Given my own training in Russian history, I associate the kerchief that the mother wears with Russian and Ukrainian peasant women or Orthodox Jewish women who covered their hair for religious purposes.  The aprons that both mother and daughter wear also makes them look like they come from the countryside.  And look at their very sturdy shoes, the kind you might wear working the fields. This older woman is either a very recent immigrant, or else she is still in her native country waiting to be united with her husband.   

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A Southern California Thanksgiving, 1906

Anaheim Public Library via the Online Archive of California

Why is this family eating outside on Thanksgiving, you might ask.  Late November can be hot in Southern California, as the Santa Ana winds sweep in from the desert.  As I write on this Thanksgiving over 100 years later, the same winds are blowing and the temperature is projected to reach into the 80s.

None of the women felt the need for jackets in this photo of the William Webb family celebrating Thanksgiving in Anaheim in 1906.  Today Anaheim is home to Disneyland and there isn’t much green space left, but even in my youth there were still orchards and farmland.  You can see what might be the beginning of an orchard in the background to the right.  The dinner might have included house and field staff. Do you think the turkey in the foreground could have fed them all?

As far as I can tell, all of the women might be wearing the popular skirt and shirtwaist combination of the era.  You can see that the style allowed for a lot of variation, with different colored shirts and even prints to liven things up.  The two oldest women sit at the front of the table.  As is often the case, their clothes are not quite up to date.  Their upper sleeves are very full, in the style of the previous decade.  I can almost hear them saying, “This is my best outfit and I’m going to wear it today.”

May you also wear what makes you happy on this festive day. 

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Pose with Swagger Coat, early 1930s

Found photo

This photo introduced me to a new fashion term.  Although some of the words are cut off, the writing on the back clearly reads, “I wanted you to see my new swagger coat.”  Quick online research revealed that the swagger coat was a wide, loose coat that hung from the shoulders without any waist definition.  It began its popularity in the early 1930s lasting well into the forties.  Perhaps it got its name because it allowed the wearer lots of room to swagger around.  For those of you more expert than I, just how does the swagger coat of the thirties differ from the swing coat of the fifties?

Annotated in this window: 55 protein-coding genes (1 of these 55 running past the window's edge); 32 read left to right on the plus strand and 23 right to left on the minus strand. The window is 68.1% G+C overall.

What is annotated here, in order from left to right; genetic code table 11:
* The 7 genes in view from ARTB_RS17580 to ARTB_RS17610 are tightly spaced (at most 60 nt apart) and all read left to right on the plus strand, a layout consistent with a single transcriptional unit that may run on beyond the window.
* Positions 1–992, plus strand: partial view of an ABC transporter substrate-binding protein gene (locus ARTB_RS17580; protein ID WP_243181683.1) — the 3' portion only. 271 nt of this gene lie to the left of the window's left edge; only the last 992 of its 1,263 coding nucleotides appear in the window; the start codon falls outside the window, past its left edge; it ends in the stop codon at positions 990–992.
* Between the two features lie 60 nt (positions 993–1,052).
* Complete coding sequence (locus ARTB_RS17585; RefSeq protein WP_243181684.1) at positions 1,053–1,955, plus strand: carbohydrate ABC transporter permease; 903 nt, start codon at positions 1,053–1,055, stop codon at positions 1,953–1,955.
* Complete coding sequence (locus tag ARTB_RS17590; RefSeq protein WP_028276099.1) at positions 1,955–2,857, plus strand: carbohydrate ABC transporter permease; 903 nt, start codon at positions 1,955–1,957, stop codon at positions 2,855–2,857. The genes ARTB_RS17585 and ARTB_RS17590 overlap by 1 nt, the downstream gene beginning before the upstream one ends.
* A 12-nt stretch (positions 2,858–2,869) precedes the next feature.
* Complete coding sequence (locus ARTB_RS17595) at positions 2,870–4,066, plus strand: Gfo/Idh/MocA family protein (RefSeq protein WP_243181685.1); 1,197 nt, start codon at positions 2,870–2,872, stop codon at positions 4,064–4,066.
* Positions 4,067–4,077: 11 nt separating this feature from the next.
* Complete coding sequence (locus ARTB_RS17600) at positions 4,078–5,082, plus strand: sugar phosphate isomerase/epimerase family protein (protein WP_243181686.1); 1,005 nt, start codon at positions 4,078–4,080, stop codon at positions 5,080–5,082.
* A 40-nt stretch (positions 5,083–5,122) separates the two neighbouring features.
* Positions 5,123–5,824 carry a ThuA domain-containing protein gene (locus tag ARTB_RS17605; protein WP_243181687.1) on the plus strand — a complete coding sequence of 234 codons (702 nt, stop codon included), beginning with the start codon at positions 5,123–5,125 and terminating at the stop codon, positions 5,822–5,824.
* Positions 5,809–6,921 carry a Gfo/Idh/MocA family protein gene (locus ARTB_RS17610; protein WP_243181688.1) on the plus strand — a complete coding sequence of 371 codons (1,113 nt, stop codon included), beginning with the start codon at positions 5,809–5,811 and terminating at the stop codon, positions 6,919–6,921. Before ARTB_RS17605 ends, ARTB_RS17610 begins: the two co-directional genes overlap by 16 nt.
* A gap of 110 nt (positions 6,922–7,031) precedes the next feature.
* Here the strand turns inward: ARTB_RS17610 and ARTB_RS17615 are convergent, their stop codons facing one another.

I’ve dated the photo to the early 1930s because of the length of the woman’s skirt and her shoes, which look to retain some of the fun cutouts of shoes from the twenties.  Did she make the coat herself?  Her pose and outfit certainly seem inspired by some of the pattern illustrations from that era, right down to the jaunty hat.

But what is she wearing under the coat?  At first I thought it might be a very long belted tunic worn over another dress.  Then I realized that it could be a color blocked dress with a bit of flare at the bottom, along the lines of the pattern above. 

Whatever she has on underneath, she certainly looks ready to swagger out and meet any challenges that lie ahead.

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Mrs. Kate Mike Sets Sail for France, 1933

In my search for images of women on Veterans Day, I quickly discovered that the most common pictures were of Gold Star mothers, women who had lost children in American wars.  The group was founded in 1928 for mothers of the victims of World War One, later expanding to include other conflicts.

Beginning in 1930, the US government financed trips for Gold Star mothers to visit their sons’ graves in France.  While most of the photos I found were of white women, a few acknowledged that white soldiers were not the only ones who died

This remarkable newspaper shot shows Mrs. Kate Mike from the Winnebago Tribe setting off to find the grave of her son.  A confused archivist dated the photo as 1920 (for group that began eight years later) and tagged it as World War Two (wrong war).  A little online research shows the date was 1933.  A glance at the clothes tells the same story, with the iconic cloche hats of the twenties combined with longer skirt lengths of the thirties.

We can regret the racist language here—“her son died on the warpath”—and the attempt to make her contribution of a tobacco pouch seem strange.  Still I’m glad that the photographer took the time to document this brave 74 year old woman, who did not feel obliged to change her style in order to make the long journey to honor her son. 

Apparently Mrs. Kate Mike became well known in some circles, and even had a doll created for her.  Compliment or insult?  You decide.